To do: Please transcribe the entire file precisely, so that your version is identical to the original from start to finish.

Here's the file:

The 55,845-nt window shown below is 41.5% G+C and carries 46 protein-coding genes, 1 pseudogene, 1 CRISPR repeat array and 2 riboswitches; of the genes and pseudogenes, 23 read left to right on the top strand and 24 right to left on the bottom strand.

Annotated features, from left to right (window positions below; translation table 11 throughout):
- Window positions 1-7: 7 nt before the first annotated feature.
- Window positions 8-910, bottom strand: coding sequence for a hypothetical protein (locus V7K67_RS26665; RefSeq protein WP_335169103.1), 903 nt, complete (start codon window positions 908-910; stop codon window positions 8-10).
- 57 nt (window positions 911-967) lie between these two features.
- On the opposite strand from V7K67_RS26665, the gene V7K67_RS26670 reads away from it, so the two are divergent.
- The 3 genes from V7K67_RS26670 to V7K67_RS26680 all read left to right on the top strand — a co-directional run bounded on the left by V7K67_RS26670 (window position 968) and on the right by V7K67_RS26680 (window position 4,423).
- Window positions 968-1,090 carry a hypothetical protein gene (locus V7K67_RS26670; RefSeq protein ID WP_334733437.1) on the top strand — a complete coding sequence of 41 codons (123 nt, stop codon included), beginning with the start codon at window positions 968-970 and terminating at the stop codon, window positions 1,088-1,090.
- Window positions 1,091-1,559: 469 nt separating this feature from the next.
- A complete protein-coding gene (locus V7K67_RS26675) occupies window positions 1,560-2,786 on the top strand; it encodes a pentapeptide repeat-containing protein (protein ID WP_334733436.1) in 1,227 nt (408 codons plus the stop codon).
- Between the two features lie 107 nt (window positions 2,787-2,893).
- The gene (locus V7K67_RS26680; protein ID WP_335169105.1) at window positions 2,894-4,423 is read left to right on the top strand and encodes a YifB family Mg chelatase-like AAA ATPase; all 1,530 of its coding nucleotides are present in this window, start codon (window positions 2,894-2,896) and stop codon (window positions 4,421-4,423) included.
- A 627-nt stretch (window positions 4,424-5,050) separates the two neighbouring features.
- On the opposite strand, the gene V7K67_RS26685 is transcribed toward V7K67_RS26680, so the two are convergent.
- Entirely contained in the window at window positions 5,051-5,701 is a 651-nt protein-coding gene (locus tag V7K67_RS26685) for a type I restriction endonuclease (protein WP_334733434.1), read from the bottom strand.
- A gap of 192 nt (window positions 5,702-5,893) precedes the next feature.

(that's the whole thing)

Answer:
The 55,845-nt window shown below is 41.5% G+C and carries 46 protein-coding genes, 1 pseudogene, 1 CRISPR repeat array and 2 riboswitches; of the genes and pseudogenes, 23 read left to right on the top strand and 24 right to left on the bottom strand.

Annotated features, from left to right (window positions below; translation table 11 throughout):
- Window positions 1-7: 7 nt before the first annotated feature.
- Window positions 8-910, bottom strand: coding sequence for a hypothetical protein (locus V7K67_RS26665; RefSeq protein WP_335169103.1), 903 nt, complete (start codon window positions 908-910; stop codon window positions 8-10).
- 57 nt (window positions 911-967) lie between these two features.
- On the opposite strand from V7K67_RS26665, the gene V7K67_RS26670 reads away from it, so the two are divergent.
- The 3 genes from V7K67_RS26670 to V7K67_RS26680 all read left to right on the top strand — a co-directional run bounded on the left by V7K67_RS26670 (window position 968) and on the right by V7K67_RS26680 (window position 4,423).
- Window positions 968-1,090 carry a hypothetical protein gene (locus V7K67_RS26670; RefSeq protein ID WP_334733437.1) on the top strand — a complete coding sequence of 41 codons (123 nt, stop codon included), beginning with the start codon at window positions 968-970 and terminating at the stop codon, window positions 1,088-1,090.
- Window positions 1,091-1,559: 469 nt separating this feature from the next.
- A complete protein-coding gene (locus V7K67_RS26675) occupies window positions 1,560-2,786 on the top strand; it encodes a pentapeptide repeat-containing protein (protein ID WP_334733436.1) in 1,227 nt (408 codons plus the stop codon).
- Between the two features lie 107 nt (window positions 2,787-2,893).
- The gene (locus V7K67_RS26680; protein ID WP_335169105.1) at window positions 2,894-4,423 is read left to right on the top strand and encodes a YifB family Mg chelatase-like AAA ATPase; all 1,530 of its coding nucleotides are present in this window, start codon (window positions 2,894-2,896) and stop codon (window positions 4,421-4,423) included.
- A 627-nt stretch (window positions 4,424-5,050) separates the two neighbouring features.
- On the opposite strand, the gene V7K67_RS26685 is transcribed toward V7K67_RS26680, so the two are convergent.
- Entirely contained in the window at window positions 5,051-5,701 is a 651-nt protein-coding gene (locus tag V7K67_RS26685) for a type I restriction endonuclease (protein WP_334733434.1), read from the bottom strand.
- A gap of 192 nt (window positions 5,702-5,893) precedes the next feature.